Intern Spotlight: Rangeena Salim-Eissa

by | Jul 8, 2020

Hi iACT family! 

My name is Rangeena. Currently, I am a graduate student in the Master of Social Welfare program at UCLA and a new member of the iACT intern team. 

As a member of the Afghan diaspora, I regularly reflect on what my parents and elders experienced as refugees and immigrants. Through their experiences, spoken and unspoken, I see the trauma of living through war in Afghanistan, the years of earnestly navigating the challenges of a new life in an unfamiliar land, away from all that was home. But above all, I am witness to a softness rooted in their deep understanding of human struggle. Through their guidance, they have instilled in me a resilience in the face of injustice, an ability for critical self-reflection, and a passion for compassionate service. All of which motivate me in my pursuit of social justice work. 

Undoubtedly, many of my experiences have also been shaped by global events, their implications for global politics, and how they have directly impacted immigrant and refugee communities. Those experiences continue to remind me of how inter-woven our global community truly is, and the absolute necessity for change agents whose service is rooted in cultural humility. I feel it is crucial that my future work be grounded in and guided by a global, socially-conscious perspective.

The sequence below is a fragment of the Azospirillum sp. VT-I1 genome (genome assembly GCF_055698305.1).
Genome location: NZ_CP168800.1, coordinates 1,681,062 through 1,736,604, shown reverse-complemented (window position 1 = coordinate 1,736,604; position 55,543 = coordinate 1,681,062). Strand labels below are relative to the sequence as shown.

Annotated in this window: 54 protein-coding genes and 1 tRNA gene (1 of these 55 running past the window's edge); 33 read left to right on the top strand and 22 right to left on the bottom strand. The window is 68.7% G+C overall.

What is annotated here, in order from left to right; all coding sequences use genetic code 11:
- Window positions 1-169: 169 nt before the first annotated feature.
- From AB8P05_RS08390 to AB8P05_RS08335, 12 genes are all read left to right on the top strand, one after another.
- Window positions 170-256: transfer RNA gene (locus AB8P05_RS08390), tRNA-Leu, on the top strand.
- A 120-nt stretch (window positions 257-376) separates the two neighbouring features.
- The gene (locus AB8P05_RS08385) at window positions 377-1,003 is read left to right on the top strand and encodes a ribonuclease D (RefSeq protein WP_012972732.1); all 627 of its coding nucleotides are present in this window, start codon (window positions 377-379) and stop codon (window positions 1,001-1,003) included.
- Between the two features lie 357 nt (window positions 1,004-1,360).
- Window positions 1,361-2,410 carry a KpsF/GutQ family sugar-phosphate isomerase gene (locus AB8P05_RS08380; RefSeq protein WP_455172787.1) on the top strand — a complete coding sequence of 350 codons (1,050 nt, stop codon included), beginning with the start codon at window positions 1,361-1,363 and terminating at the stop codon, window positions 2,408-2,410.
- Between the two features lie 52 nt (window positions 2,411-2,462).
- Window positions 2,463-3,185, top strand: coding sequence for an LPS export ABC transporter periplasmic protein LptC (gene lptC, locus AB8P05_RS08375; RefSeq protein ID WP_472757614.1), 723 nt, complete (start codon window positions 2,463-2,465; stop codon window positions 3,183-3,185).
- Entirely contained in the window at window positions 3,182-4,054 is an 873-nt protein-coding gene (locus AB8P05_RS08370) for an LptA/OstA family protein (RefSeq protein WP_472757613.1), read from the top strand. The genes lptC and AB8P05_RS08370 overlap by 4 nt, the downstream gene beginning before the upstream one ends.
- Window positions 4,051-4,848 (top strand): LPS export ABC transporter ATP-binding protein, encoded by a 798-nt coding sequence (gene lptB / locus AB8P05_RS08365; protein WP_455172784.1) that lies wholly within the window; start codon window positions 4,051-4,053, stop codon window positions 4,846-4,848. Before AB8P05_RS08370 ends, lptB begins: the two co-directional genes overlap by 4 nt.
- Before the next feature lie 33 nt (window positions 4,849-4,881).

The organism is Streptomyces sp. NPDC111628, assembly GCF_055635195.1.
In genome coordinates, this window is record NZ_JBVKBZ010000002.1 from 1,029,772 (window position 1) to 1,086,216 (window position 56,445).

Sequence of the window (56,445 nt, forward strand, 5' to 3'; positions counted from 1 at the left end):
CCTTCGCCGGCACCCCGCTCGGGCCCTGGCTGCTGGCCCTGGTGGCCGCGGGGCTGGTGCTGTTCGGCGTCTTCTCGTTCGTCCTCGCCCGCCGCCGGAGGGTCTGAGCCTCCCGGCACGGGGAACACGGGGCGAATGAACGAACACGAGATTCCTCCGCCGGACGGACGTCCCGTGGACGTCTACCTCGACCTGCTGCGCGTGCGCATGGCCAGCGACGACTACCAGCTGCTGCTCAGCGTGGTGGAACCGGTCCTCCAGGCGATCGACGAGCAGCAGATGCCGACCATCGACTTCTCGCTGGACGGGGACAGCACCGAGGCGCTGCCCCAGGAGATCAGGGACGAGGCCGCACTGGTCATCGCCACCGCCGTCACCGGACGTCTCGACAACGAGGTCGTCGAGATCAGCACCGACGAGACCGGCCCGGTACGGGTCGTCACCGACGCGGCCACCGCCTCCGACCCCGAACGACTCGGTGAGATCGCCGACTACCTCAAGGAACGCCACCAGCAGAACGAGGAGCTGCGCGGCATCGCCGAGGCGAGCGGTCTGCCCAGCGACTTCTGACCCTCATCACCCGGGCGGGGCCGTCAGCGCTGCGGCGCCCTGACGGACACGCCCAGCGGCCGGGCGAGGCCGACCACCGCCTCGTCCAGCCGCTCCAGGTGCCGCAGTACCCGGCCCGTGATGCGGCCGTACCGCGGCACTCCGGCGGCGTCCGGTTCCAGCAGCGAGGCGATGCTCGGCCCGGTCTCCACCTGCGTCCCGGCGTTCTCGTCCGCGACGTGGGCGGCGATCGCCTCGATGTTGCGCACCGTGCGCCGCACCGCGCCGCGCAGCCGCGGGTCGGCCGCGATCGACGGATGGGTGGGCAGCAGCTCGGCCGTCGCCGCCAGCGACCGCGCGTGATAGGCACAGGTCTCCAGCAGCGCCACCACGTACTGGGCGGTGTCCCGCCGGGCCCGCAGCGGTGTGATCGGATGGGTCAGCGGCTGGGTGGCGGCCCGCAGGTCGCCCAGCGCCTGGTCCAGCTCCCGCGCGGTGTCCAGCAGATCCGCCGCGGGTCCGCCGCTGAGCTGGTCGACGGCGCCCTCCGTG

As a Master of Social Welfare student at UCLA, I pursued graduate education with the intention of gaining greater understanding of the complex social issues facing communities on the local, national, and global levels. Previously, my work and professional development experiences included providing mental health services to young children and their families, working with a non-profit agency serving youth from under-resourced communities, student-led advocacy efforts aimed at meeting the needs of marginalized communities at UC Davis, and developing leadership training for young professionals. Moving forward, I view my professional development as continuous learning experiences, each new contribution widening my perspective. 

As an iACT intern, I look forward to immersing myself in an expansive learning opportunity focused on centering the voices of those directly impacted by the global refugee crises. I am excited for the opportunity to learn about the implementation of iACT’s innovative solutions to a major crisis – solutions that are also deeply rooted in the cultural and historical contexts of each refugee community. 

360,000

refugees from Darfur, Sudan, living in refugee camps located in Chad.

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